The welding of a problematic optical device weld joint between dissimilar materials is investigated in depth. The original material combination of cold rolled steel 1010 with 6 μm of gold coating and 304 L produced consistent weld cracking. The CRS1010 material was fixed, however the other component was open to material selection. The materials tested were 304 L stainless steel, kovar, invar, and Carpenter high permeability 49 alloy. The effect of these different materials, laser pulse parameters, lev...

    $25.00

  • JLA Vol:20 Iss:4 (Thermal stress analysis on laser scribing of glass)


    Authors:
    Koji Yamamoto
    Graduate School of Engineering, Osaka University, 2-1 Yamadaoka, Suita, Osaka, Japan

    Noboru Hasaka
    Hideki Morita
    Mitsuboshi Diamond Industrial Co., Ltd., 2-12-12 Minami-Kaneden, Suita, Osaka, Japan

    Etsuji Ohmura
    Graduate School of Engineering, Osaka University, 2-1 Yamadaoka, Suita, Osaka, Japan


    In the laser scribing of glass a thermal stress is introduced into a glass substrate by means of a CO2 laser irradiation. The glass substrate is then rapidly cooled down by water jet immediately after the irradiation. For the purpose of theoretical clarification of the factors ruling the scribable condit...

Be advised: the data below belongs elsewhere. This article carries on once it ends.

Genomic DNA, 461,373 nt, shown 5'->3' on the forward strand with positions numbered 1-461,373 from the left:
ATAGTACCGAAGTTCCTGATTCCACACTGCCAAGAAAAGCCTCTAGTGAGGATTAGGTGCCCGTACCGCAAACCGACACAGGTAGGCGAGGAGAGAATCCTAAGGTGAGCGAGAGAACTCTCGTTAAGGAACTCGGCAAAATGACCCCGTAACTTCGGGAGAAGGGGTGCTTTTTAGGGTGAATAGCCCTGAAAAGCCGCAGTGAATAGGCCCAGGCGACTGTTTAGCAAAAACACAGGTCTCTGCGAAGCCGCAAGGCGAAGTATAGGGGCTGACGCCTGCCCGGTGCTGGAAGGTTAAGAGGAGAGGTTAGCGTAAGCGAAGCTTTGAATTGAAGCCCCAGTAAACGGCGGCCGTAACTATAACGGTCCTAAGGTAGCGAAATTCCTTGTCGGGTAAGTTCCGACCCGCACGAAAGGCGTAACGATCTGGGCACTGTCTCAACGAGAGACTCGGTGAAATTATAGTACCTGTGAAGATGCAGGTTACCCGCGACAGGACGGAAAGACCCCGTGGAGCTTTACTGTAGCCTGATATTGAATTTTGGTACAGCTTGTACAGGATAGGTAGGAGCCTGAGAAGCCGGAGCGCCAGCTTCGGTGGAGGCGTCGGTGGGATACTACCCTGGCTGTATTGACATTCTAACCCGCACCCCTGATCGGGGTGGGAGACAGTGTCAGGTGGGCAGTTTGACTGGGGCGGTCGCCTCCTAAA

$25.00

  • JLA Vol:9 Iss:3 (A power distribution model of industrial CO<sub>2</sub> lasers for system diagnosis)


    Authors:
    James G. Katter
    Jay F. Tu
    Mark Gartner



    Industrial lasers are high power pieces of equipment that occasionally function under undesirable operating conditions. For example, the performance of a transverse&hyphen;flow d.c.&hyphen;excited gas laser can be adversely affected by many factors such as electrode arcing, poor lens and mirror cleanliness, focusing problems, improper gas mixture composition, poor gas quality, poor beam stability, poor beam path cleanliness, operator error, poor maintenance, poor chiller water temperature and flow rate stability, and improper laser beam ramp&hyphen;in/ramp&hyphen;out rates. Many of these factors which occur in ...

    $25.00

  • JLA Vol:4 Iss:1 (Laser Triangulation Range Sensors: A Study of Performance Limitations)


    Authors:
    Michael Buzinski
    Alan Levine
    Warren H. Stevenson
    Applied Optics Laboratory, School of Mechanical Engineering, Purdue University, West Lafayette, IN 47907


    Optical triangulation is a very old method of determining absolute distance to an object. In recent years laser range sensors utilizing this principle have seen growing use, particularly in the auto industry. More accurate versions are being employed for dimensional inspection operations where the sensor is often mounted on a coordinate measuring machine. Such a system offers the potential for rapid non&hyphen;contact dimensional metrology. However, there are several factors which must be taken int...